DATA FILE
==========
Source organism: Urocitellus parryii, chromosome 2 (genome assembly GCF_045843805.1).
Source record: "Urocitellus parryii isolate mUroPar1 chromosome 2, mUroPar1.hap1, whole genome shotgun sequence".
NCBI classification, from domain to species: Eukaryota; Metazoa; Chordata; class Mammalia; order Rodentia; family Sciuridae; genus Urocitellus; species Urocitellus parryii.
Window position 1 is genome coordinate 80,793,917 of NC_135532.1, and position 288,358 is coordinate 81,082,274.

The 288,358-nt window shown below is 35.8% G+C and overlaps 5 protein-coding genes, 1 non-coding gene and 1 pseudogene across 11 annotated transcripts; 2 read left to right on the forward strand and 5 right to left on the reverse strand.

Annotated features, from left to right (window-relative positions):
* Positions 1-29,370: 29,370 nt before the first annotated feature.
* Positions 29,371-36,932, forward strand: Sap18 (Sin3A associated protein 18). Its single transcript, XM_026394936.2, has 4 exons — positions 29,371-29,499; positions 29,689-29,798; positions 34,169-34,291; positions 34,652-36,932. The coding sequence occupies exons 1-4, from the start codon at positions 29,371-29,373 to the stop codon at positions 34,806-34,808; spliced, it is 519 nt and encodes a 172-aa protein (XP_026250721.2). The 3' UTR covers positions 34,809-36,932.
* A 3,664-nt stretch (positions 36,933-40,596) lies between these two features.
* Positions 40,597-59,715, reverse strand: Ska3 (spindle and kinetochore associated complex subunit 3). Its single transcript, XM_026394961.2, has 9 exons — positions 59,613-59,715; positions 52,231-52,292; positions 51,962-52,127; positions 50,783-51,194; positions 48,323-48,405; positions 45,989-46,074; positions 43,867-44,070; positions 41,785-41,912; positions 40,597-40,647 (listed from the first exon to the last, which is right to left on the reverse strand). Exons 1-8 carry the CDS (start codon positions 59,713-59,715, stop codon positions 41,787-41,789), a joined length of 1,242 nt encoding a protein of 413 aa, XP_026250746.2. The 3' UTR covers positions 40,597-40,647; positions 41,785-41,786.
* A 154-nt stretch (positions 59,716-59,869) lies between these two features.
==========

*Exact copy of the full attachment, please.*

Source organism: Urocitellus parryii, chromosome 2 (genome assembly GCF_045843805.1).
Source record: "Urocitellus parryii isolate mUroPar1 chromosome 2, mUroPar1.hap1, whole genome shotgun sequence".
NCBI classification, from domain to species: Eukaryota; Metazoa; Chordata; class Mammalia; order Rodentia; family Sciuridae; genus Urocitellus; species Urocitellus parryii.
Window position 1 is genome coordinate 80,793,917 of NC_135532.1, and position 288,358 is coordinate 81,082,274.

The 288,358-nt window shown below is 35.8% G+C and overlaps 5 protein-coding genes, 1 non-coding gene and 1 pseudogene across 11 annotated transcripts; 2 read left to right on the forward strand and 5 right to left on the reverse strand.

Annotated features, from left to right (window-relative positions):
* Positions 1-29,370: 29,370 nt before the first annotated feature.
* Positions 29,371-36,932, forward strand: Sap18 (Sin3A associated protein 18). Its single transcript, XM_026394936.2, has 4 exons — positions 29,371-29,499; positions 29,689-29,798; positions 34,169-34,291; positions 34,652-36,932. The coding sequence occupies exons 1-4, from the start codon at positions 29,371-29,373 to the stop codon at positions 34,806-34,808; spliced, it is 519 nt and encodes a 172-aa protein (XP_026250721.2). The 3' UTR covers positions 34,809-36,932.
* A 3,664-nt stretch (positions 36,933-40,596) lies between these two features.
* Positions 40,597-59,715, reverse strand: Ska3 (spindle and kinetochore associated complex subunit 3). Its single transcript, XM_026394961.2, has 9 exons — positions 59,613-59,715; positions 52,231-52,292; positions 51,962-52,127; positions 50,783-51,194; positions 48,323-48,405; positions 45,989-46,074; positions 43,867-44,070; positions 41,785-41,912; positions 40,597-40,647 (listed from the first exon to the last, which is right to left on the reverse strand). Exons 1-8 carry the CDS (start codon positions 59,713-59,715, stop codon positions 41,787-41,789), a joined length of 1,242 nt encoding a protein of 413 aa, XP_026250746.2. The 3' UTR covers positions 40,597-40,647; positions 41,785-41,786.
* A 154-nt stretch (positions 59,716-59,869) lies between these two features.